Editorial: Breaking the Hungarian Nobel Glass Ceiling
Photo by Bertil Jonsson / Shutterstock.com
The British have a saying: you wait around at a bus stop for hours, and then three buses turn up simultaneously.
I have no empirical evidence for how reliable a measure this really is when it comes to omnibus transportation, but its use has been expanded to cover just about anything you find yourself waiting for. Like Nobel prizes.
The official Hungarian tally for Nobel laureates, as recognized by the Hungarian Academy of Sciences, had stood at 13 since 2004, when Avram Hershko (born Ferenc Herskó in Karcag, 168 km east of Budapest by road, in 1937) won for chemistry. Just two years earlier, in 2002, another laureate of Jewish descent, Imre Kertész, the author of “Fateless,” had become the first Hungarian to win the literature prize. They were at the head of a remarkable lineage that goes back to the first Hungarian winner in 1905, Philipp Lenard (Philipp Eduard Anton von Lenard, to his friends), who won the physics prize for his work on cathode rays.
Lenard is an interesting case study of how messy Hungarian history can be and also demonstrates how hard it can be to pinpoint which winners come from where. He is listed as a German physicist by britannica.com, for example, and was born in 1862 in what was then Pressburg (Pozsony to Hungarians), Hungary but is today Bratislava, Slovakia. I have no idea if the Czechoslovaks claimed him as one of their own back in the day, or if the Slovaks do today. You could imagine that they might, but no winners are listed on the Wikipedia national breakdown. Lenard is also a case study of how what is viewed as acceptable changes with time. His was clearly a brilliant mind, but he was not a brilliant human. Britannica says of him: “An ardent supporter of Nazism, Lenard publicly denounced ‘Jewish’ science, including Albert Einstein’s theory of relativity.”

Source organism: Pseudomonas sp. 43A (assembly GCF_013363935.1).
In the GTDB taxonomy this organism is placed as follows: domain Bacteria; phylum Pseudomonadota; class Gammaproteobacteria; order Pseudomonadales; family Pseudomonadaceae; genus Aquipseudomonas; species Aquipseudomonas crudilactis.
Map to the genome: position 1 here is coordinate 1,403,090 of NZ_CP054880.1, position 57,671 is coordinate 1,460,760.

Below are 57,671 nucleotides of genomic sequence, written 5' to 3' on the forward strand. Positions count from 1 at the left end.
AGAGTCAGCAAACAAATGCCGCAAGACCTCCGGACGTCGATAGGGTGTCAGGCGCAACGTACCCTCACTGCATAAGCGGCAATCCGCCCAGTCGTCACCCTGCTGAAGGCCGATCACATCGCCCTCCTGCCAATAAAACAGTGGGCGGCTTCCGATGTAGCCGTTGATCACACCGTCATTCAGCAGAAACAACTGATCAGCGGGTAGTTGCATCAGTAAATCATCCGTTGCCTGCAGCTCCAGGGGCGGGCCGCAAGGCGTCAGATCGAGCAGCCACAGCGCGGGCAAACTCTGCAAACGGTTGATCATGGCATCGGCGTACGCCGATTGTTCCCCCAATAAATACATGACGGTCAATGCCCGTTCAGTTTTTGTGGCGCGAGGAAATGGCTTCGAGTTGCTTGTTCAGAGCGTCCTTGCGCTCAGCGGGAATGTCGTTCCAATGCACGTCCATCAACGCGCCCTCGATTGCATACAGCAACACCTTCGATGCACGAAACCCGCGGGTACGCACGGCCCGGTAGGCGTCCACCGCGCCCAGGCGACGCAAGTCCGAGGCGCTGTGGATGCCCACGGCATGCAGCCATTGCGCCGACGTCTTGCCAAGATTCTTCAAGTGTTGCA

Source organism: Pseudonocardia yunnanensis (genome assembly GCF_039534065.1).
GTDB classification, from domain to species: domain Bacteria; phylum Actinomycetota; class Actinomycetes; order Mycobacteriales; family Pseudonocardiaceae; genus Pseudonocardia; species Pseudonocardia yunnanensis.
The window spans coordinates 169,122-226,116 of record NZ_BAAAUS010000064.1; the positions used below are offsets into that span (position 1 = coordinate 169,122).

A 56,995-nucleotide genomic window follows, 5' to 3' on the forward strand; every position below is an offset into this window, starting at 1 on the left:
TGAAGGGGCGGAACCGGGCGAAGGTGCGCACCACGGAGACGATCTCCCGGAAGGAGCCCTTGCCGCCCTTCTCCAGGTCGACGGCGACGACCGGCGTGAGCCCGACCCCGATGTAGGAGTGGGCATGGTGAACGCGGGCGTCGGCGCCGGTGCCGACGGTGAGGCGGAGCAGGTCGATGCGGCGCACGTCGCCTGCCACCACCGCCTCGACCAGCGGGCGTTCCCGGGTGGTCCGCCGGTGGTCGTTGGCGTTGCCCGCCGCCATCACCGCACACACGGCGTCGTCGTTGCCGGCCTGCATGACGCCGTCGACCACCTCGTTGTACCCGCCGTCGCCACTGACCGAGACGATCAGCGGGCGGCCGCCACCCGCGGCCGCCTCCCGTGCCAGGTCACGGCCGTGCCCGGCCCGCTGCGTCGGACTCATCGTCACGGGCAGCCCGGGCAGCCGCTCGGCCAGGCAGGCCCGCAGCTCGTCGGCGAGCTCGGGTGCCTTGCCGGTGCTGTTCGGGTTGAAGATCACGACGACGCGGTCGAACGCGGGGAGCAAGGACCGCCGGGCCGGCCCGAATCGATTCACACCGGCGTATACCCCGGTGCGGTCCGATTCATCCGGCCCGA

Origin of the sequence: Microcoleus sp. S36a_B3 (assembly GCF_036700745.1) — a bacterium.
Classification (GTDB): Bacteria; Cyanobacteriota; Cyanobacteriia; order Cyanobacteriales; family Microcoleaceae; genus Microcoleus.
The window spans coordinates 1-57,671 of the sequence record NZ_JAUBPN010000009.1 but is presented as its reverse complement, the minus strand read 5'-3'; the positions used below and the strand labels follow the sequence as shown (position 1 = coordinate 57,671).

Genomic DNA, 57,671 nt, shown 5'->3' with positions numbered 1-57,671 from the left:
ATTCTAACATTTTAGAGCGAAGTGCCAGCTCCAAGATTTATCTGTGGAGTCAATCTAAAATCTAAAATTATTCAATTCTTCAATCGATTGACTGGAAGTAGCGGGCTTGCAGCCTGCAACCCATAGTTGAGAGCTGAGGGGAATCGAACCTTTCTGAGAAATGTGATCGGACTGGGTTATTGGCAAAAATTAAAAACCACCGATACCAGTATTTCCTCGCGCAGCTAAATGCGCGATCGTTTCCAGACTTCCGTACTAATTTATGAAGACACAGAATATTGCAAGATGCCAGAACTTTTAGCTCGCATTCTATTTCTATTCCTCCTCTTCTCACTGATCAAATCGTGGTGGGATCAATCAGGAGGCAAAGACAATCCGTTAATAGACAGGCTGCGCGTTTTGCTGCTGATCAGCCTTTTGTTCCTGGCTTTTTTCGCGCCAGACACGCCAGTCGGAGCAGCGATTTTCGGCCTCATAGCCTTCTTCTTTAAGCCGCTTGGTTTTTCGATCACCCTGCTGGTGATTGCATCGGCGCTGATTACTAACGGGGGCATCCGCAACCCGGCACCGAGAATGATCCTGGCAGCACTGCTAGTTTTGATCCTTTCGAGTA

Anyway, back to those buses. After a wait of 19 years without a Hungarian Nobel laureate, this week we got two: Katalin Karikó (a graduate of Szeged University) for medicine and Ferenc Krausz (whose alma mater is the Budapest University of Technology and Economics) for physics. Meaning no disrespect to Krausz (and glossing over the fact that I have absolutely no idea what his work on attosecond pulses of light for the study of electron dynamics in matter means in the grand scheme of things), let us take a moment to celebrate Karikó. The work she and co-winner Drew Weissman, an American immunologist, did on mRNA led directly to the BioNTech/Pfizer and Moderna vaccines against COVID-19.
That will instantly make her a hero to countless millions worldwide and a villain to a tiny number of conspiracy theorists and anti-vaxxers. Never mind that, or that she apparently felt stifled in pursuing research in Hungary and moved to America to stretch her ambitions and brain. Let us just glory in the fact that she has shattered the glass ceiling for female Hungarian Nobel prize winners. She is also the latest in a list of 62 women to have won 63 prizes, stretching back to Marie Curie, who won in 1903 (physics), and then again in 1911 (chemistry). Here’s to many more female laureates, globally, of course, but also specifically in Hungary. It would be nice if a few of them felt encouraged and able to do their work here, to boot.
This editorial was first published in the Budapest Business Journal print issue of October 6, 2023.
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